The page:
Reality Check – who is a ‘worker’?
A recent decision by the NSW Workers Compensation Commission (WCC) found that a Channel 7 reality TV contestant was a ‘worker’, and therefore entitled to worker’s compensation payments for a psychological injury she sustained on the show.
Recent decisions like this prove that working out if someone is a ‘worker’ for the purpose of determining entitlements is not straightforward for employers. This might be the case for some CCER members who have volunteers, religious associates, and contractors who may make compensation or bullying claims.
Worker’s Compensation – Channel 7 Case Study
The applicant in this case claimed she felt bullied and harassed by fellow contestants while filming reality show House Rules – and that it was all encouraged by the producers. She also claimed she was portrayed as a bully and suffered extensive abuse on social media as a result. In terms of her injury, she said the experience left her unable to obtain work, feeling suicidal, caused her to increase alcohol consumption, and left her anxious about leaving her home for fear of being recognised.
The claim was denied in part by the insurer because she was not a ‘worker’ under the Workers Compensation Act 1987 (NSW). The WCC had to decide whether the contestant was a worker or a contractor, so applied the ‘control test’ which is widely used to determine this question.
The WCC Finding
The WCC found that the relationship between the contestant and Channel 7 was in fact employee and employer, determining that Channel 7 had exercised a high degree of control – like directing the contestant about which tasks to complete and when, and to make herself exclusively available. The finding also noted that the contestant was not providing services as a business owner/operator, but rather as a representative of Channel 7 while engaged on the show.
The WCC also found that the main contributing factor to the contestant’s injury was her employment on the show. The tribunal described Channel 7’s failure to remove or shut down the negative posts on its social media platforms as “extraordinary” and a factor contributing to the injury.
The contestant was therefore found to be eligible to make a worker’s compensation claim, was granted payment for medical expenses, and was referred to a specialist for an assessment of the level of impairment she suffered.
Interestingly, the finding of an employee/employer relationship could have other implications for the applicability of the Fair Work Act 2009 protections such as the minimum wage and other entitlements under the National Employment Standards. However, these matters are not within the WCC’s jurisdiction and so were not considered in the decision.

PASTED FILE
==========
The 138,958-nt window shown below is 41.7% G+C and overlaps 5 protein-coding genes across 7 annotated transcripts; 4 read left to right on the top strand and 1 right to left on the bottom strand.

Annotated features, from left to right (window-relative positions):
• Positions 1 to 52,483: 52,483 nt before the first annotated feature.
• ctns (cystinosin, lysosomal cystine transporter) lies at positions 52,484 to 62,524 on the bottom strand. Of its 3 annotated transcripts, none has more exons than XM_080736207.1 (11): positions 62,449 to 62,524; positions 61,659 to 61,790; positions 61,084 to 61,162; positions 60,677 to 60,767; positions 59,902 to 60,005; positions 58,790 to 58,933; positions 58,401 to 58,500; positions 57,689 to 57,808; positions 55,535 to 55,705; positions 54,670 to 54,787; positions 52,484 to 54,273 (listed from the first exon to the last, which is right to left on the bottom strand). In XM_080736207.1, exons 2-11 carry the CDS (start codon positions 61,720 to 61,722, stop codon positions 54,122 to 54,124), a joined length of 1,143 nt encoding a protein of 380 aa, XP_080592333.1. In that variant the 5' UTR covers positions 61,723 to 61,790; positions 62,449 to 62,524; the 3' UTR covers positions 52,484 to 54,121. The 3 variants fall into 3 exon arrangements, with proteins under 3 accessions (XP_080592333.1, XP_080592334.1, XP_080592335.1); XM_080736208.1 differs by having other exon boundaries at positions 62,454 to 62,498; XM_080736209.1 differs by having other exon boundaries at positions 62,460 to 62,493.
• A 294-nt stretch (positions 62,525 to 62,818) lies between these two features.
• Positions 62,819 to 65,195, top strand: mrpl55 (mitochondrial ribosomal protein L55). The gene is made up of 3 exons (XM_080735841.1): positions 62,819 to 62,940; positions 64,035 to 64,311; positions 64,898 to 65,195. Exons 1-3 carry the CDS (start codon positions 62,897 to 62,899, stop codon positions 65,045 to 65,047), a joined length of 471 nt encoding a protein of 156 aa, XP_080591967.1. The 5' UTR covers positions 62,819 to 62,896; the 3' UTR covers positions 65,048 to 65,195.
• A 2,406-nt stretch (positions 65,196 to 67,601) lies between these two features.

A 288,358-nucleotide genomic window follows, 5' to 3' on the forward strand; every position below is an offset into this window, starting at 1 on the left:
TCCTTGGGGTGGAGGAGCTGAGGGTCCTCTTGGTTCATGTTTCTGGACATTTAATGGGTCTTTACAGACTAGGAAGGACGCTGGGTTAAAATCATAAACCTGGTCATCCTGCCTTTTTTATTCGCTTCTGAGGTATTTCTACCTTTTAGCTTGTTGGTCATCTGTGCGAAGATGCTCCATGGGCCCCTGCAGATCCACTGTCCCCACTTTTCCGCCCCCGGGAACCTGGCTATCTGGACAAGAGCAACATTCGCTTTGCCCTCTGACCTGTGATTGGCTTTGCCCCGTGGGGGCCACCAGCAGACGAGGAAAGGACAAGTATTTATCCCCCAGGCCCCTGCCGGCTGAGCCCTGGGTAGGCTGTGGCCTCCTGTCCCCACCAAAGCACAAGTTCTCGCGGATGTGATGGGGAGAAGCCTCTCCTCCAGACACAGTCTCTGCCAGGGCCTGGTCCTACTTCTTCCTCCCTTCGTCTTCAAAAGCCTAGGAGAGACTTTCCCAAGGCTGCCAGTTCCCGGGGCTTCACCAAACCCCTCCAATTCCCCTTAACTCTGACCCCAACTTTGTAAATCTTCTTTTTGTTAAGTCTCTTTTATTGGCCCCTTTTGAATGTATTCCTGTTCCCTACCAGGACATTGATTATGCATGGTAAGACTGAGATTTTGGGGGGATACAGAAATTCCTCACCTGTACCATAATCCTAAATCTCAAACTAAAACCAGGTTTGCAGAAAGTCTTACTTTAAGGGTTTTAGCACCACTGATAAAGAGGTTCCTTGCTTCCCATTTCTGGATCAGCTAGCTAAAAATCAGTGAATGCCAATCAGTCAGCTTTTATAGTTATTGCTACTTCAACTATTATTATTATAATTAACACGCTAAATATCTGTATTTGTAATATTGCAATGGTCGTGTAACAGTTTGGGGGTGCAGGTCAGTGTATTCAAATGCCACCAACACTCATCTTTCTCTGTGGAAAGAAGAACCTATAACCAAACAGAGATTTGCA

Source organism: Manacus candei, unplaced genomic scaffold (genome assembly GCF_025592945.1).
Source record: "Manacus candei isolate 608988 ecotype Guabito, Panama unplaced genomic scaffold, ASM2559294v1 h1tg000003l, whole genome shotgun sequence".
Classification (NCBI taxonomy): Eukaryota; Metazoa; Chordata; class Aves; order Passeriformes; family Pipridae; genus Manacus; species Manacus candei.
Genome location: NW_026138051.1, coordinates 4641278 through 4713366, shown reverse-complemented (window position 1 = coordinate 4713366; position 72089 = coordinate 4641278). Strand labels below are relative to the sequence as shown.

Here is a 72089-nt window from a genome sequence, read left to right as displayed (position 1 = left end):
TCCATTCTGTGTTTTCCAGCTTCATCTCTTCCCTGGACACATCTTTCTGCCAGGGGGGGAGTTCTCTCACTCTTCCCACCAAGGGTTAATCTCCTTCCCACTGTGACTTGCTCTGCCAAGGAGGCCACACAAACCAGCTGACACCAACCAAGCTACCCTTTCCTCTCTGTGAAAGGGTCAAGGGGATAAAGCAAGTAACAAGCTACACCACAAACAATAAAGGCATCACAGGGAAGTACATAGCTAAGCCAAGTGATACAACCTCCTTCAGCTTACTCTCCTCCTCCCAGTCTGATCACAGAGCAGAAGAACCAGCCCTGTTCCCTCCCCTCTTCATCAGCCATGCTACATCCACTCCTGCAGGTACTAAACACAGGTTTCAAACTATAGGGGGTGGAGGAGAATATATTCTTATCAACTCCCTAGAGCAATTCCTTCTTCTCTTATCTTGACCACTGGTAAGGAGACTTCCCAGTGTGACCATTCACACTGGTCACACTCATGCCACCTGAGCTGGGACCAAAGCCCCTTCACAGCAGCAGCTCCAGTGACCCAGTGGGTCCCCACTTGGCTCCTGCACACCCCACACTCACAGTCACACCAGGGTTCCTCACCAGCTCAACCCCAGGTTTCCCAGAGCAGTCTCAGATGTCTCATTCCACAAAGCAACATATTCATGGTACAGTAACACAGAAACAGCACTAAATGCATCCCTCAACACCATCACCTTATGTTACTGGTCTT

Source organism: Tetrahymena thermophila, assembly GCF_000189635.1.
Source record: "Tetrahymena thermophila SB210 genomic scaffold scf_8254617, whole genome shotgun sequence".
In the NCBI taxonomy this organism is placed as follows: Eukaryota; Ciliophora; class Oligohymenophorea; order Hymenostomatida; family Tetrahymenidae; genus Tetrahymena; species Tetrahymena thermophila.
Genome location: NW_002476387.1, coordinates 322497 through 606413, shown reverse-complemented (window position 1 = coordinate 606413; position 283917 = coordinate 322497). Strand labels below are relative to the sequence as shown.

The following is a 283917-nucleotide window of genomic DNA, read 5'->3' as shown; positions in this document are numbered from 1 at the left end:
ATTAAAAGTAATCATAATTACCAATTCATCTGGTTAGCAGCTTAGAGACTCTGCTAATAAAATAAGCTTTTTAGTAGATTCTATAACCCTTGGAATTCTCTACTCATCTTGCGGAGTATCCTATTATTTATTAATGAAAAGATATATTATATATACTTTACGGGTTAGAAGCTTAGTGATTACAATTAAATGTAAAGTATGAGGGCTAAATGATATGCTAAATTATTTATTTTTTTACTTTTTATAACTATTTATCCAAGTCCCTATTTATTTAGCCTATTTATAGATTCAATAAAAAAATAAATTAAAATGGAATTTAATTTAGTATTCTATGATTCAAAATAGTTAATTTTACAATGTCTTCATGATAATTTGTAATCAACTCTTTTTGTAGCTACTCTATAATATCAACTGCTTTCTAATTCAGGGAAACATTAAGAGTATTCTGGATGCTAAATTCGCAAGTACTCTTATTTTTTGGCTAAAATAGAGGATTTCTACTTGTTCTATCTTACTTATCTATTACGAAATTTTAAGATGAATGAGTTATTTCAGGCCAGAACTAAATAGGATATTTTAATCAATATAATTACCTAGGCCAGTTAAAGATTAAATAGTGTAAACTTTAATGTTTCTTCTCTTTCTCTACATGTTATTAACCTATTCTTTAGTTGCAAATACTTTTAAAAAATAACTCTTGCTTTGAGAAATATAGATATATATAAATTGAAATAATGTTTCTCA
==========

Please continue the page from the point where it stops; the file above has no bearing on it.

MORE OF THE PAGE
Bullying Jurisdiction – Barnados Case Study
Another recent case in the Fair Work Commission (FWC) also examined the issue of who is a “worker” in relation to a Barnados foster carer who applied to the FWC for an order to stop bullying. Under the Fair Work Act 2009, a ‘worker’ can make such an application as the definition of ‘worker’ has the same meaning as in the Work Health and Safety Act 2011 (Cwlth).
The FWC Finding
The FWC found that the foster carer was in fact a worker for WHS purposes and could therefore apply for an order to stop bullying. The FWC noted that while the carer was not an employee, outworker or subcontractor, he satisfied the definition of ‘worker’ because he performed work for Barnardos (the person conducting the undertaking or business) in his capacity as a volunteer foster carer. The FWC commented that the degree of control exercised by Barnados over the foster carer was significant in its assessment of whether he performed work for Barnardos, even though it fell short of the factors that would indicate an employee/employer relationship.
So, What Is a ‘Worker’?
While the decisions in both these cases apply only to the individuals involved, they do indicate that the term ‘worker’ can legally describe a wide variety of people who provide services for an organisation. This definition brings with it obligations for organisations to ensure safe workplaces for all those ‘workers’.
How To Mitigate Workplace Bullying Claims
Both applicants claimed that they were bullied while performing work. So, how do you mitigate this risk?
Firstly, it’s important to build a culture that strongly promotes a workplace free of discrimination, harassment and bullying. You can do this through:
- publishing a policy which is readily available and known to all your workers,
- reinforcing the organisation’s stance on these matters through regular staff training on identifying and preventing workplace discrimination, harassment and bullying,
- having clear grievance or complaint management procedures.
How CCER Can Help
CCER has template policies you can implement in your workplace. We also offer training on Workplace Bullying and Harassment – keep an eye on the training calendar for what’s coming up in 2020, or contact us about providing in-house training to your staff.
If claims of workplace bullying are made by your workers, it’s vital to promptly and appropriately respond and address these at the local level. You can contact our Employment Relations Specialists for assistance with that process.
Author: Carolyn Synnott is the Manager of Operations at CCER.